04/11/2005: Can Rick Ankiel make The Show as an outfielder?
The Post-Dispatch's Jeff Gordon doesn't seem to be betting against it:
Ankiel cleared waivers as a $400,000 major league pitcher this week and returned to the Cardinals as a minor league outfielder, starting over again. He joined Reid Gorecki and Skip Schumaker near the top of the developmental chart at that position.Well, I hate to say that if I were wagering, I'd bet against Rick myself (remember Damon Runyon's advice: "The race isn't always to the swift or the battle to the strong, but that's the way to bet"). But on the other hand, that would be a wager I wouldn't mind losing.
The Cards have lots of minor leaguers who can fill an outfield hole. But their guys in Memphis are depth guys, fill-ins, players not projected for major league glory.
John Gall is the best of that bunch, but he is a converted first baseman who apparently lacks the bat to play every day in the bigs.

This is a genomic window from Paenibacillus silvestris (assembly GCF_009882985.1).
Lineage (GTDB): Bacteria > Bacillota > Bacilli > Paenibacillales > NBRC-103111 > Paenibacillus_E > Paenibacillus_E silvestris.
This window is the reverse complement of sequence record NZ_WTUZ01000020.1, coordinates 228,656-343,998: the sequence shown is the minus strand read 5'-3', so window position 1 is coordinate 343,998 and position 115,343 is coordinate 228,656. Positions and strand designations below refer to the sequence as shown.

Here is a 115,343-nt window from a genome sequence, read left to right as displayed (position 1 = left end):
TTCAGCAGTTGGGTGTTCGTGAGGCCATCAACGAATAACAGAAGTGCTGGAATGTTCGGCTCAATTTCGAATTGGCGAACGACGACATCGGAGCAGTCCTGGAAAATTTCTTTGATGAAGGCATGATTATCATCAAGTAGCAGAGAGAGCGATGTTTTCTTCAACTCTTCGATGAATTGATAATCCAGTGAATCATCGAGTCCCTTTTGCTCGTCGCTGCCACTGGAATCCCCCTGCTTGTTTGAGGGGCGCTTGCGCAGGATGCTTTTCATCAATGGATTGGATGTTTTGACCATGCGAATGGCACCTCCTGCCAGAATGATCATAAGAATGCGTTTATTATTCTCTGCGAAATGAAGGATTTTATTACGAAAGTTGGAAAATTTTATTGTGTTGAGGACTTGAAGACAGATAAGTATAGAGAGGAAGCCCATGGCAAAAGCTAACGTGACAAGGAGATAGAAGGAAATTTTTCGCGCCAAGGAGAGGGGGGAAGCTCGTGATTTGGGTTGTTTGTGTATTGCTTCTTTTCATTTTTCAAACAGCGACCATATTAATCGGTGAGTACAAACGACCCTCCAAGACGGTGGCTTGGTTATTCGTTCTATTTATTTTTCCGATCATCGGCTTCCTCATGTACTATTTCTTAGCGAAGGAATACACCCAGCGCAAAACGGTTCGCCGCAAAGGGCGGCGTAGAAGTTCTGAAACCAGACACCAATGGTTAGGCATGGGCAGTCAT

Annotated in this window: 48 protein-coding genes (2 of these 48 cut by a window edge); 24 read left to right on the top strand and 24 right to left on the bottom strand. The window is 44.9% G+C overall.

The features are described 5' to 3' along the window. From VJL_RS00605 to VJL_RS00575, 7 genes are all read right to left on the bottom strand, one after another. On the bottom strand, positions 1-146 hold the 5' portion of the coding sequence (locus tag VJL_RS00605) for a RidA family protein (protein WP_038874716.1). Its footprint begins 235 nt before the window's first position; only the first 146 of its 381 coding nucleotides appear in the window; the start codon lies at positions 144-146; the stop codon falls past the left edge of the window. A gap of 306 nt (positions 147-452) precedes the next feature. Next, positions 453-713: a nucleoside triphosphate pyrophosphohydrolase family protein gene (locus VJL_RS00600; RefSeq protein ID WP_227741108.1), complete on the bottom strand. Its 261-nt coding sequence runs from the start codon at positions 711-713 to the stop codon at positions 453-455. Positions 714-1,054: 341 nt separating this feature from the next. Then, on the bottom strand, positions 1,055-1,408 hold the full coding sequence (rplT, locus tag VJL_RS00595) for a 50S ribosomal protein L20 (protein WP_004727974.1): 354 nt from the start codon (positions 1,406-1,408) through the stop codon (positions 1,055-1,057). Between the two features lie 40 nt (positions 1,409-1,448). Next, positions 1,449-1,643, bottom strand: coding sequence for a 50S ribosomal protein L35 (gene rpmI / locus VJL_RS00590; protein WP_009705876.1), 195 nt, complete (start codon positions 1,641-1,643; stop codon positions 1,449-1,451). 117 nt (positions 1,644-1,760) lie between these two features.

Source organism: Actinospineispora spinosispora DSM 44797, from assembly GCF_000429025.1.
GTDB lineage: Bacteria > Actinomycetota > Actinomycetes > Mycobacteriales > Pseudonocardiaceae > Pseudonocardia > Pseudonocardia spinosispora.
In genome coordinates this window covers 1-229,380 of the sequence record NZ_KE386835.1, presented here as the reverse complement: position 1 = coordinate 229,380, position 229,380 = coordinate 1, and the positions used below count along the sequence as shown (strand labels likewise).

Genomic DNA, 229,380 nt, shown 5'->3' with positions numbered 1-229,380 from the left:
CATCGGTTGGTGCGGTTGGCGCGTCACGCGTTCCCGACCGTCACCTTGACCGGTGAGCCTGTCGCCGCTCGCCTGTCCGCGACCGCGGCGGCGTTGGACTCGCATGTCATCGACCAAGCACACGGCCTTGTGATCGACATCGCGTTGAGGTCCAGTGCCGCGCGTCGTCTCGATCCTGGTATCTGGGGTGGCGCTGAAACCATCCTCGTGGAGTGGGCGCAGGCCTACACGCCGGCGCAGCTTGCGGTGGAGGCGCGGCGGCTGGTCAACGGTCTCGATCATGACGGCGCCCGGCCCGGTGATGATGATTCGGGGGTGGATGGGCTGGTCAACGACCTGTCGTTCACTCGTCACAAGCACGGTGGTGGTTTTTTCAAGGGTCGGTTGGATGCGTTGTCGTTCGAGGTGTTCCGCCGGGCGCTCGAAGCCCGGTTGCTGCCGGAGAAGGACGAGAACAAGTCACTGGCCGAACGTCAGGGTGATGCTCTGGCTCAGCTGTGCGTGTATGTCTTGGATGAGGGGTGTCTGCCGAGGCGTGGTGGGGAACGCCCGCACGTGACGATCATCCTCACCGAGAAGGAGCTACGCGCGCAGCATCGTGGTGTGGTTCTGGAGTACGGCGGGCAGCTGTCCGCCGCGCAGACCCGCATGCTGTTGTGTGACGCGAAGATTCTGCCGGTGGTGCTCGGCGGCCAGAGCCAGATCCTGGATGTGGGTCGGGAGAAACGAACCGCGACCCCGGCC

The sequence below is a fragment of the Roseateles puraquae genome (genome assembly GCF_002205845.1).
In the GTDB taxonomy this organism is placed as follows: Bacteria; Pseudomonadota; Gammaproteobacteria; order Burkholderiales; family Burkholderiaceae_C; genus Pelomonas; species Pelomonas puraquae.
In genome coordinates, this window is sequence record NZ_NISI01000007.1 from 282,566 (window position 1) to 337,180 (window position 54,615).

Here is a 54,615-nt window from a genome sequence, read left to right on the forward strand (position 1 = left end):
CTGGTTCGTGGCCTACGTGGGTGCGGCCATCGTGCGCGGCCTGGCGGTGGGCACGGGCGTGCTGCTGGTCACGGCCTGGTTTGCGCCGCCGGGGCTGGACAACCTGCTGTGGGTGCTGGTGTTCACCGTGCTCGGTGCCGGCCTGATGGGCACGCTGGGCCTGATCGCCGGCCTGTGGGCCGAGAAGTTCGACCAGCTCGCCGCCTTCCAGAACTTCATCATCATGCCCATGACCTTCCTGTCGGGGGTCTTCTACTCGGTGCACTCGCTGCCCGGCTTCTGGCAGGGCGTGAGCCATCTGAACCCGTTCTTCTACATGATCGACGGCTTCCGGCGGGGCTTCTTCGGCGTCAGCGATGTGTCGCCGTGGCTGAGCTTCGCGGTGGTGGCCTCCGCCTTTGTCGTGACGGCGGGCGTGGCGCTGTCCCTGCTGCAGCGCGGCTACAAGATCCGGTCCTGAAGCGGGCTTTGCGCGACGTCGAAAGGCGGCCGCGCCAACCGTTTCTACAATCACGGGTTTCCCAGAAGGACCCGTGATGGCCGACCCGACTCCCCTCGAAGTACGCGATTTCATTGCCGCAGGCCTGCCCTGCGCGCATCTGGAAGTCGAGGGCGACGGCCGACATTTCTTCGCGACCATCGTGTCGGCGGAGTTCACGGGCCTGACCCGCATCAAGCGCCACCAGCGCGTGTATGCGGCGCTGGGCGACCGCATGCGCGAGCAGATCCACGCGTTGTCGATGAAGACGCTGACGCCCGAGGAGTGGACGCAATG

Gorecki, a line-driver hitter with wheels, probably ranks next on the list. He is starting his season at Class AA Springfield and has been given the impression that his move-up to Memphis is inevitable. Schumaker is a fine defender, but just a spray hitter.
He lasted a long time with the Cards in spring training and got called back for some split-squad duty. Gorecki could be a solid player some day, but he lacks Ankiel’s power stroke.
That’s why we continue lighting an Ankiel candle in this corner of cyberspace. The kid is a very special case.
He pounded the ball down in the minor league camp at Jupiter. He can run like the wind. During his one extended pitching stint in the big leagues, he was a very competitive hitter. During a brief stint as a Class A designated hitter, he slugged 10 homers.
Our initial guess had him starting at “high” Class A West Palm Beach. The Cards' initial guess had him a notch lower, at Class A Quad Cities.
Instead, he will start the season at Class AA Springfield. He will face top pitching prospects, kids literally one step from the bigs -– since the Class AAA level tends to be a brief stopover for the best prospects.
We’ll know soon enough whether Ankiel can be more than a novelty as a crossover player. He’ll face pitchers with big league arms AND a bit of polish, too.
Len on 04.11.05 @ 06:41 AM CST